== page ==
What is the difference between (A and B') and (B')? Read the set "A and not B" vs. "not B"
The words "and" and "or" have specific meanings in probability.
"and" is the union of two sets; to be in the union of two sets an object must be in both sets.
Usually "or" is the inclusive or; an object needs to belong to one of the two sets or it can belong to both sets. (In some applications we use the exclusive or or XOR; here the object must belong to one of the sets and not lie in the intersection.)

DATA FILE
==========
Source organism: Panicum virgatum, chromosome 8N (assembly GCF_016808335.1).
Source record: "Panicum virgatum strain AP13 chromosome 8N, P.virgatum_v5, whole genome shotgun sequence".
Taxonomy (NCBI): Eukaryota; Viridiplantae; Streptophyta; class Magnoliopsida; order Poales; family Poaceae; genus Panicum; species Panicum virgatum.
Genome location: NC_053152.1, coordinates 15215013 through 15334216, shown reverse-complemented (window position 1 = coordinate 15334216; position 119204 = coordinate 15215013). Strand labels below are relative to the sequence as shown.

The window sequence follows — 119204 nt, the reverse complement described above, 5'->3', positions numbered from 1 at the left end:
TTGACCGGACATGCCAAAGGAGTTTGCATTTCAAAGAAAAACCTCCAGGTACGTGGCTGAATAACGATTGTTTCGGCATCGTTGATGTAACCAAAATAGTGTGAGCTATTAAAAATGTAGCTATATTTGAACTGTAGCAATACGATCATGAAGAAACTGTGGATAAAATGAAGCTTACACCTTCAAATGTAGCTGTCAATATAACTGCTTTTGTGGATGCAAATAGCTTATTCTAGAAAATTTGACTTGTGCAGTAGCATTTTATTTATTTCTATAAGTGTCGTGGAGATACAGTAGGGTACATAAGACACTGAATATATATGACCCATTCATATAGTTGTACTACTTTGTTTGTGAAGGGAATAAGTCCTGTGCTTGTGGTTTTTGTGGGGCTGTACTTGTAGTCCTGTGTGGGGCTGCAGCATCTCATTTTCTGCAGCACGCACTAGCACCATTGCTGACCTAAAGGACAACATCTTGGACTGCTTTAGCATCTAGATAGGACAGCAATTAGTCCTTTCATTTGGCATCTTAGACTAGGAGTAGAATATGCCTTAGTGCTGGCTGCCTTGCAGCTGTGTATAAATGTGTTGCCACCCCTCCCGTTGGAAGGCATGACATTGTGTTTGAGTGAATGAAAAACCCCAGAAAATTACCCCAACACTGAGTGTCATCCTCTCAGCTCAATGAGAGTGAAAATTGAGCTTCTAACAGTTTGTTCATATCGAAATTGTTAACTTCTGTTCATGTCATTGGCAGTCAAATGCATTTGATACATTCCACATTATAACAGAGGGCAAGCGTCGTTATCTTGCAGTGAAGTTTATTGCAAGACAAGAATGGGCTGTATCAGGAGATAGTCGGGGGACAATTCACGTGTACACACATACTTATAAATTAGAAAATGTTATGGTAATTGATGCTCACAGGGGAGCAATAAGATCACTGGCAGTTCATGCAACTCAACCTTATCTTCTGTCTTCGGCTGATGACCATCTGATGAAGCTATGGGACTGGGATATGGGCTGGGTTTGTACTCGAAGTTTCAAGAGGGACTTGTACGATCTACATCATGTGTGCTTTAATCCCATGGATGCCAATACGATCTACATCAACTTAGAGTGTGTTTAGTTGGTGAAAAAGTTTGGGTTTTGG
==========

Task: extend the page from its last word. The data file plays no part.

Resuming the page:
B' is the set of all objects that do not belong in set B.
A and B' is the set of all objects that are in set A and not in set B. (It isthe set of objects in A but not in the intersection of A and B.) This is written `A-(A nn B)` .
An object that is in neither A nor B belongs to B', but is not in A and B'.